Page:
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CQC Essentials: Practice-based pharmacist

If your practice employs a pharmacist, what will the CQC expect to see during an inspection?

This article relates to the CQC key question: Is your practice effective? 

The numbers of pharmacists working in general practice, and the services they provide, has significantly increased in recent years. In June 2016, NHS England in collaboration with The Royal Pharmaceutical Society, Health Education England, RCGP and the GPC initiated a three year pilot to test the role of clinical pharmacists working in general practice.

What does a practice based pharmacist do?

Working to the principles of medicines optimisation and the NICE Medicines Optimisation Guidelines, practice based pharmacists can provide the following:

Clinical services

  • Working closely with GPs to resolve day-to-day medicines issues
  • Addressing medicines adherence with patients; reviewing those on complex regimens
  • Managing and prescribing for long-term conditions
  • Triaging and managing common ailments
  • Responding to acute medicine requests
  • Taking part in multidisciplinary case reviews

Prescription management

  • Working with the practice team to deliver repeat prescription reviews
  • Point of contact for medicines-related queries for healthcare professionals and patients
  • Liaison with hospital, community and primary care colleagues to ensure correct medicines are continued following transfer of care

Audit and education

  • Implementing systems for monitoring medicines use
  • Providing leadership of audits and quality improvements programmes involving medicines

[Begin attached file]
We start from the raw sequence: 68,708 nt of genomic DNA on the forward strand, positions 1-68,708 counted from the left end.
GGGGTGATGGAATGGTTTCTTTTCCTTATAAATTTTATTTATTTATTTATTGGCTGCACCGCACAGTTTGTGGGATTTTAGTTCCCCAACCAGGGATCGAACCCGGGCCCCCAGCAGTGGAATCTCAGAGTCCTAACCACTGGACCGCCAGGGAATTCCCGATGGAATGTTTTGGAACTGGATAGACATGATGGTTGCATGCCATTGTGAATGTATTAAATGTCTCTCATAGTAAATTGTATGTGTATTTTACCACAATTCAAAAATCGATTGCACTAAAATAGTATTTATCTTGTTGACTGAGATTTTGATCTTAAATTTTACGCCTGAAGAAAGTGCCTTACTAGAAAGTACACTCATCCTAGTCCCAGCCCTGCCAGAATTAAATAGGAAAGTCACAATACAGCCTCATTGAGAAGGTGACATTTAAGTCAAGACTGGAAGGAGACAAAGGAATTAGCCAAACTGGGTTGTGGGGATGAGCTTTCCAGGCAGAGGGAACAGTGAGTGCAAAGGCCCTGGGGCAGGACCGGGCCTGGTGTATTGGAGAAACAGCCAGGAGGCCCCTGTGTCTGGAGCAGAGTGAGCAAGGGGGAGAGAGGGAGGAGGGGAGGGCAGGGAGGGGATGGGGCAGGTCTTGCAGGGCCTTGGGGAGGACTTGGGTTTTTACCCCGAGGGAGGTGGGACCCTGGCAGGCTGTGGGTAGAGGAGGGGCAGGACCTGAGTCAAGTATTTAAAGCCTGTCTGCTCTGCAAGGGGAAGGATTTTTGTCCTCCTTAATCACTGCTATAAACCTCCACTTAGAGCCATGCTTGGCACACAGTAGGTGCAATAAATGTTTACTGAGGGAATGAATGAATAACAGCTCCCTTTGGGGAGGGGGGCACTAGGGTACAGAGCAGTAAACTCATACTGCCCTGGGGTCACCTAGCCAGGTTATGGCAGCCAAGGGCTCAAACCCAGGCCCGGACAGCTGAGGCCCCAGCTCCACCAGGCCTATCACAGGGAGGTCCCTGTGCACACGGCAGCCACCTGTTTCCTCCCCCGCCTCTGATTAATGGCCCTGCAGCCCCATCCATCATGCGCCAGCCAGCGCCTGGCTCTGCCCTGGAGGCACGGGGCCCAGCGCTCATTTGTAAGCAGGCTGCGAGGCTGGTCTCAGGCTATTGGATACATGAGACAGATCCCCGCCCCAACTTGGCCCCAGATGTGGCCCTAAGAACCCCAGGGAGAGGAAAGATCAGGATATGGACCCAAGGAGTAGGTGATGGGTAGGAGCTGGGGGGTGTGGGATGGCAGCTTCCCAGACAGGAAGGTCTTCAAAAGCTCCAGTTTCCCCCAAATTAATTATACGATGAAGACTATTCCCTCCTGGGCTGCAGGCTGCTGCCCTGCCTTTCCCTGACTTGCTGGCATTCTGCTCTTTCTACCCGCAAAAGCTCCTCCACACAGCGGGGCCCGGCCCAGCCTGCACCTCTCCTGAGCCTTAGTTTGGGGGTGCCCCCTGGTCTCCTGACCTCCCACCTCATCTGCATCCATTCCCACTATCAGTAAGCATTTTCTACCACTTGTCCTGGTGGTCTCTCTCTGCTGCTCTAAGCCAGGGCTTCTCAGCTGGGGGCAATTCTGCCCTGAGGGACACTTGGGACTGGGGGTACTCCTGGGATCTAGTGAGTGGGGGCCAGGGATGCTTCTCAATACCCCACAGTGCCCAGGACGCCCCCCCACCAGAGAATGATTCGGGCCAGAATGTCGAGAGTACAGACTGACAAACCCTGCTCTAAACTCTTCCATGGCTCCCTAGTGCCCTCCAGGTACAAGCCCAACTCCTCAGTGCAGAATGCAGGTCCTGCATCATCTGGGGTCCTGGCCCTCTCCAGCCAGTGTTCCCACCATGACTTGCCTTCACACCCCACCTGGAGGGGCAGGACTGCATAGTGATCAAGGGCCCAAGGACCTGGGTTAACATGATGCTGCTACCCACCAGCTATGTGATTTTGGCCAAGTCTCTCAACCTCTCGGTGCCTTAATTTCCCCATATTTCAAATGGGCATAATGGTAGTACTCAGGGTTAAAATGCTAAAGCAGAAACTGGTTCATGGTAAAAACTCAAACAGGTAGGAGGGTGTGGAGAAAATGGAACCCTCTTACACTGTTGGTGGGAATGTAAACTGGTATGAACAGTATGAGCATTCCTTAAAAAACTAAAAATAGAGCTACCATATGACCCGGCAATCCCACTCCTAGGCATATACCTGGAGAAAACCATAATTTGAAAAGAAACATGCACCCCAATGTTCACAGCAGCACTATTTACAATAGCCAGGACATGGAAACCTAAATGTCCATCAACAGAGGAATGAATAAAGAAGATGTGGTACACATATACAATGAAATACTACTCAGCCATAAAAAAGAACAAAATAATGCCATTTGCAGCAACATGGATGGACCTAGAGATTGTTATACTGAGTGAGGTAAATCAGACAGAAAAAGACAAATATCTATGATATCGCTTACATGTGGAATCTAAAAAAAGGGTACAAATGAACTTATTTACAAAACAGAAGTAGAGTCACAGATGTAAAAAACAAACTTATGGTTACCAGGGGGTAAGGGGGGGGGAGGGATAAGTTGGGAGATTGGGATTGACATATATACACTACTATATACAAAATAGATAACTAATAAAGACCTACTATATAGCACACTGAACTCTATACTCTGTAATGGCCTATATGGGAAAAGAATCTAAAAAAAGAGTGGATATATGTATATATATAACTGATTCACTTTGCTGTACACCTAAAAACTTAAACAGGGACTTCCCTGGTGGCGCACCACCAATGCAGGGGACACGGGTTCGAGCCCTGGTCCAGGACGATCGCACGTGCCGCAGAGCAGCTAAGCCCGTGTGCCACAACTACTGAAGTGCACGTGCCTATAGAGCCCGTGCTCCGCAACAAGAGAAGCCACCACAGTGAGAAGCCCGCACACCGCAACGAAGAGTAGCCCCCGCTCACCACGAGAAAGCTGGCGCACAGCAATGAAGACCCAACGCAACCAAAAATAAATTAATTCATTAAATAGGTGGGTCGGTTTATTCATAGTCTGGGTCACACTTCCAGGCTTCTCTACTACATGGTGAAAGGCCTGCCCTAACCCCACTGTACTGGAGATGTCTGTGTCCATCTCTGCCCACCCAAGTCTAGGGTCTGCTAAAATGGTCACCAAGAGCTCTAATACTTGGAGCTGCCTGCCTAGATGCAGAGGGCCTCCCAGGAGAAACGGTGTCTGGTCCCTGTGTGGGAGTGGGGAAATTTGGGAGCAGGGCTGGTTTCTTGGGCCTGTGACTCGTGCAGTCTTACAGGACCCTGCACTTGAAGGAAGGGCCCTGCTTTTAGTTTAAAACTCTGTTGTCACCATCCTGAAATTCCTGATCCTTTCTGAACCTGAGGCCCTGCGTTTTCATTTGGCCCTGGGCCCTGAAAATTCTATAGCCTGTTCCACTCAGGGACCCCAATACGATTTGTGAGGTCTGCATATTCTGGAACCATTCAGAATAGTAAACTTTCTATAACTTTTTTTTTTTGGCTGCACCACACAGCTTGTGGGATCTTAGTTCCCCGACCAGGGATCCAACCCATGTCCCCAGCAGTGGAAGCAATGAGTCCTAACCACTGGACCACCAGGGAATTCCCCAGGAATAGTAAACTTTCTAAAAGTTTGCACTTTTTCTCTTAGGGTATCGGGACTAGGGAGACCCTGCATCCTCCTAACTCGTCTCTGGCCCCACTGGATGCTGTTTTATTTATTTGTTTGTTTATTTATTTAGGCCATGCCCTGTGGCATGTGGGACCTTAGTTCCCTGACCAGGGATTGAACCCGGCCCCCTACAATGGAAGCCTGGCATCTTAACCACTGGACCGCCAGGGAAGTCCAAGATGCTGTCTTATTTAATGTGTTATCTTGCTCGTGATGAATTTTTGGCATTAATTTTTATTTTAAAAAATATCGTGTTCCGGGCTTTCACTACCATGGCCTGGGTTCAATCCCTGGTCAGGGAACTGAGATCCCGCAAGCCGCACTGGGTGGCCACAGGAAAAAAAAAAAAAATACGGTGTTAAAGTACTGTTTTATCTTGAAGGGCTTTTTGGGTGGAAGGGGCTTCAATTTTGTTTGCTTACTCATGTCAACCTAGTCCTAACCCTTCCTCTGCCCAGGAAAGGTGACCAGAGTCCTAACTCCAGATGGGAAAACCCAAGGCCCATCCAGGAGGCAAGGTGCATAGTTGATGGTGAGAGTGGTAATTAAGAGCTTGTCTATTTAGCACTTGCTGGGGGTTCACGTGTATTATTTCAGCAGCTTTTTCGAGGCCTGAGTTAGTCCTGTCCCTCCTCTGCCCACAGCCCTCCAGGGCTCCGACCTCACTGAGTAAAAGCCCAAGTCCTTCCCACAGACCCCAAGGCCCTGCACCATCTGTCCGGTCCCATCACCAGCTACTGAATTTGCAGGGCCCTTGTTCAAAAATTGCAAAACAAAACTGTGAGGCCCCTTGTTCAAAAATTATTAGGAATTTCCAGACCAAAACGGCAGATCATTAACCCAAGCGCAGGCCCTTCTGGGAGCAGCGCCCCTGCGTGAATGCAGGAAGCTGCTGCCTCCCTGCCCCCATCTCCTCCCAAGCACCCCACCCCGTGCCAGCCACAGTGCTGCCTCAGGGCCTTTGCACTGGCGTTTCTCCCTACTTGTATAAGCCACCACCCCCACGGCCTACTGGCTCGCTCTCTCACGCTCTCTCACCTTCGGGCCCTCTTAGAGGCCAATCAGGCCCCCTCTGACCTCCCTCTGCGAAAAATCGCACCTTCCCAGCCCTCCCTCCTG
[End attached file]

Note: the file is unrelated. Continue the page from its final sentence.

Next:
• Contributing to clinical education of other healthcare professionals

Medicines management

  • Working with GPs and practices nurses to agree, and then manage, practice formularies to improve the choice and cost effectiveness of medicines
  • Implementing NICE guidance through audit and feedback, formulary management and educational sessions with the wider primary healthcare team and patients

When the CQC inspects

The CQC considers whether staff, including practice based pharmacists, have the skills, knowledge and experience to deliver effective care and treatment (key line of enquiry E3).

To achieve this, we consider arrangements the practice has for the following:

Clinical supervision

This can be one-to-one, group or peer supervision. Appropriate support for staff varies between practices and an effective process should be developed collaboratively.

Training and continuing professional development (CPD)

Pharmacists are registered with and regulated by the General Pharmaceutical Council (GPhC). They undertake mandatory CPD and must record:

  • a minimum of nine entries relevant to their practice for each year of registration
  • how their CPD has contributed to the quality or development of their practice.

Pharmacists should be supported by practices to fulfil these requirements.


Pharmacists should have had an appraisal in the last 12 months and be able to describe the impact this has had on their practice. Pharmacists’ appraisals will normally be carried out by a GP or practice manager.

GPhC registration

Pharmacists must be registered with GPhC to practice in the UK. Registration must be checked via the online register before they begin work and regularly throughout their employment. This includes locums and temporary staff. If a pharmacist is an independent prescriber, this will be recorded on the GPhC register.

Medical indemnity

All pharmacists must have adequate medical indemnity as part of GPhC registration requirements. A practice pharmacist is responsible for making sure they have the appropriate cover for their role and scope of practice. Practices must be aware of how the medical indemnity insurance is provided for their practice pharmacist.

Read more: Employing a practice-based pharmacist

  • Professor Nigel Sparrow is senior national GP advisor and responsible officer at the CQC. This article is one of Professor Sparrow's mythbusters on the CQC website.

Further resources

More CQC resources

Picture: iStock

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